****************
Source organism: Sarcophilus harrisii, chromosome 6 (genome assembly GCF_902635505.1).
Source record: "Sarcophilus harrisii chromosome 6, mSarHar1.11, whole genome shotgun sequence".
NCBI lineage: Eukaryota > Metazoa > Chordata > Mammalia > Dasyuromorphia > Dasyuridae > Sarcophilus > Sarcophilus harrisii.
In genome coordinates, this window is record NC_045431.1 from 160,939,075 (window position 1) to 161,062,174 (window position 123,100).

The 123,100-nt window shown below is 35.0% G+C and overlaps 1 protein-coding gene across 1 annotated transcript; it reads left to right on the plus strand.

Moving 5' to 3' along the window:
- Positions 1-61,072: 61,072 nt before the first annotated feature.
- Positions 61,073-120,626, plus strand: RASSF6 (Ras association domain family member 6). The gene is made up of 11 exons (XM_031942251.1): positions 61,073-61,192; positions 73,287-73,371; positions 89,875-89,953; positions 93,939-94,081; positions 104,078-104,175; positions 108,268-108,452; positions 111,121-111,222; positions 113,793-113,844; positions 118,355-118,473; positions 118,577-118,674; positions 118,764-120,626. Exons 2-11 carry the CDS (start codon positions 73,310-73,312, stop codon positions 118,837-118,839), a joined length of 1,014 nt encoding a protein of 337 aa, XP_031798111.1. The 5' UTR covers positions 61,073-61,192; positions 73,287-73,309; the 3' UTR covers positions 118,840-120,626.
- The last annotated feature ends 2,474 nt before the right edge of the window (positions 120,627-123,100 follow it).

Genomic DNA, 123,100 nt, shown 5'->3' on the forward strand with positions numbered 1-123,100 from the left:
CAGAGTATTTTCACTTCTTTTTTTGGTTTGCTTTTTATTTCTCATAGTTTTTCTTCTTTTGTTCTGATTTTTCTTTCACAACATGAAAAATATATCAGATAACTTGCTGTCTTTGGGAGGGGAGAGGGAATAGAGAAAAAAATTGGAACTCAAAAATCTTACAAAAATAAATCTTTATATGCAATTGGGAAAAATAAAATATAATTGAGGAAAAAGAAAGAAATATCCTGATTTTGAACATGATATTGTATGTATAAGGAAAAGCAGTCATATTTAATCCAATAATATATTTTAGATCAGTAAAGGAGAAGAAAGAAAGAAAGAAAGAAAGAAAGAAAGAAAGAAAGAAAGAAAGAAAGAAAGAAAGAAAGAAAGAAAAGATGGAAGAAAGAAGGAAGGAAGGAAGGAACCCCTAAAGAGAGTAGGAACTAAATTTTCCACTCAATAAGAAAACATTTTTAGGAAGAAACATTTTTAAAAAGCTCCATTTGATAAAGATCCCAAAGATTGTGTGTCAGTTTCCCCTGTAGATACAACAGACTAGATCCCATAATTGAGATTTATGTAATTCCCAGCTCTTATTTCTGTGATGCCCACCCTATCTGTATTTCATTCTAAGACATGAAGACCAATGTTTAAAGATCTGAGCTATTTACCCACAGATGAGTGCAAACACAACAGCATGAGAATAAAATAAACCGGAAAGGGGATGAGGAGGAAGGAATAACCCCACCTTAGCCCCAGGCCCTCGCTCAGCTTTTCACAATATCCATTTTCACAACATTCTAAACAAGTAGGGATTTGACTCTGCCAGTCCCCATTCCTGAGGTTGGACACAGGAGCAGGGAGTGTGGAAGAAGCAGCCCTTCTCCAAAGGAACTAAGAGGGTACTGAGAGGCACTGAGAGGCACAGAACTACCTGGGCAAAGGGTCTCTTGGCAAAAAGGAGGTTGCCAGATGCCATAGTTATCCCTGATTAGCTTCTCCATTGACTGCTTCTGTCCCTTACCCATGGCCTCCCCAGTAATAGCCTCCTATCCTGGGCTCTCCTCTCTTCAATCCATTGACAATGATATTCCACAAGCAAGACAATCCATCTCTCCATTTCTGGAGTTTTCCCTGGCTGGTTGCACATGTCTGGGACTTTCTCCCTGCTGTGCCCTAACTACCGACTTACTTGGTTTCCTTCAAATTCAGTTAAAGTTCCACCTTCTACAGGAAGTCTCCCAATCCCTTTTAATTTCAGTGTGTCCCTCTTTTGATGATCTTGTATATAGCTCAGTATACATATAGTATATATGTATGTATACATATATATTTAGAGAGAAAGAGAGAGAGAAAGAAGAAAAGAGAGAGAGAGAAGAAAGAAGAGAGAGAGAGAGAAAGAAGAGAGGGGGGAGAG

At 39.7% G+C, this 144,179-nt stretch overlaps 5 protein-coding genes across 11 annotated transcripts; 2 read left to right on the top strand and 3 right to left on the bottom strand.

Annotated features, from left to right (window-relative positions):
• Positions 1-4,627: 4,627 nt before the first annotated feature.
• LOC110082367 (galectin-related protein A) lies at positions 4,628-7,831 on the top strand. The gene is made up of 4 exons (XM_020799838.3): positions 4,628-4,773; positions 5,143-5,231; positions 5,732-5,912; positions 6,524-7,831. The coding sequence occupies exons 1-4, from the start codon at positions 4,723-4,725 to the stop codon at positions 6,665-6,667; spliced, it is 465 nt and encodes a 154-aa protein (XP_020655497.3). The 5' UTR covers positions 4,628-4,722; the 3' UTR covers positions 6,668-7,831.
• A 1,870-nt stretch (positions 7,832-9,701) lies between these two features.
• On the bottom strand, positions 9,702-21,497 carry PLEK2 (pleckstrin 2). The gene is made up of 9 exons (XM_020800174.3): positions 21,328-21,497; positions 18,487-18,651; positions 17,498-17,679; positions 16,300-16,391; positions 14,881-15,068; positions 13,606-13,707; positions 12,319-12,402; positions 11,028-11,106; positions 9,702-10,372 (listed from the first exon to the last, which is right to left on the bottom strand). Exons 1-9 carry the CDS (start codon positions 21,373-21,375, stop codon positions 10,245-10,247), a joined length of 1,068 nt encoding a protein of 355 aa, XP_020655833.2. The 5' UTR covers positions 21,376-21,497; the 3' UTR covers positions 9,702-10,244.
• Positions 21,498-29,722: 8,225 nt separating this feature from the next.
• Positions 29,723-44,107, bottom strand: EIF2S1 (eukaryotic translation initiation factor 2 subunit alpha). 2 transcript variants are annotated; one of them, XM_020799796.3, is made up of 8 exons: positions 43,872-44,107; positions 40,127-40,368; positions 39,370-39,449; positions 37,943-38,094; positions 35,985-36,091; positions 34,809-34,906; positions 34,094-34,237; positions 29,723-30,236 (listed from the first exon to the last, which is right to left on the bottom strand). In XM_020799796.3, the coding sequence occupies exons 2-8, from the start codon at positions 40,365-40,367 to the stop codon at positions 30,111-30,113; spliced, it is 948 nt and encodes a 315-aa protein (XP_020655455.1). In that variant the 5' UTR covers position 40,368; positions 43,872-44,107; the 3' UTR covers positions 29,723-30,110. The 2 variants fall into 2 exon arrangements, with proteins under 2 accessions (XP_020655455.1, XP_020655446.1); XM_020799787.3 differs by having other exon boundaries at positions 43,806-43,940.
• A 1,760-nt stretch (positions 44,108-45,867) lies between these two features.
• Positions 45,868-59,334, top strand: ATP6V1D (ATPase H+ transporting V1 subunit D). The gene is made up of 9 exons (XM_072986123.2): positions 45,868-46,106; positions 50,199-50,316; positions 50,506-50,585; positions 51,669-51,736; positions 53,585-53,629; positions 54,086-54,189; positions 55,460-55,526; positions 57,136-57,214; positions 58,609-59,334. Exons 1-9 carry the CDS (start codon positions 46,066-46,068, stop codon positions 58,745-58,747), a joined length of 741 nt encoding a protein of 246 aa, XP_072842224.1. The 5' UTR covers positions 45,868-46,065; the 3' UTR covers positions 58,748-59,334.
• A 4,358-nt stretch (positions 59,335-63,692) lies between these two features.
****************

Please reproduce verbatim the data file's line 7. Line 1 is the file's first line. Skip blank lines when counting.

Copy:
- Positions 1-61,072: 61,072 nt before the first annotated feature.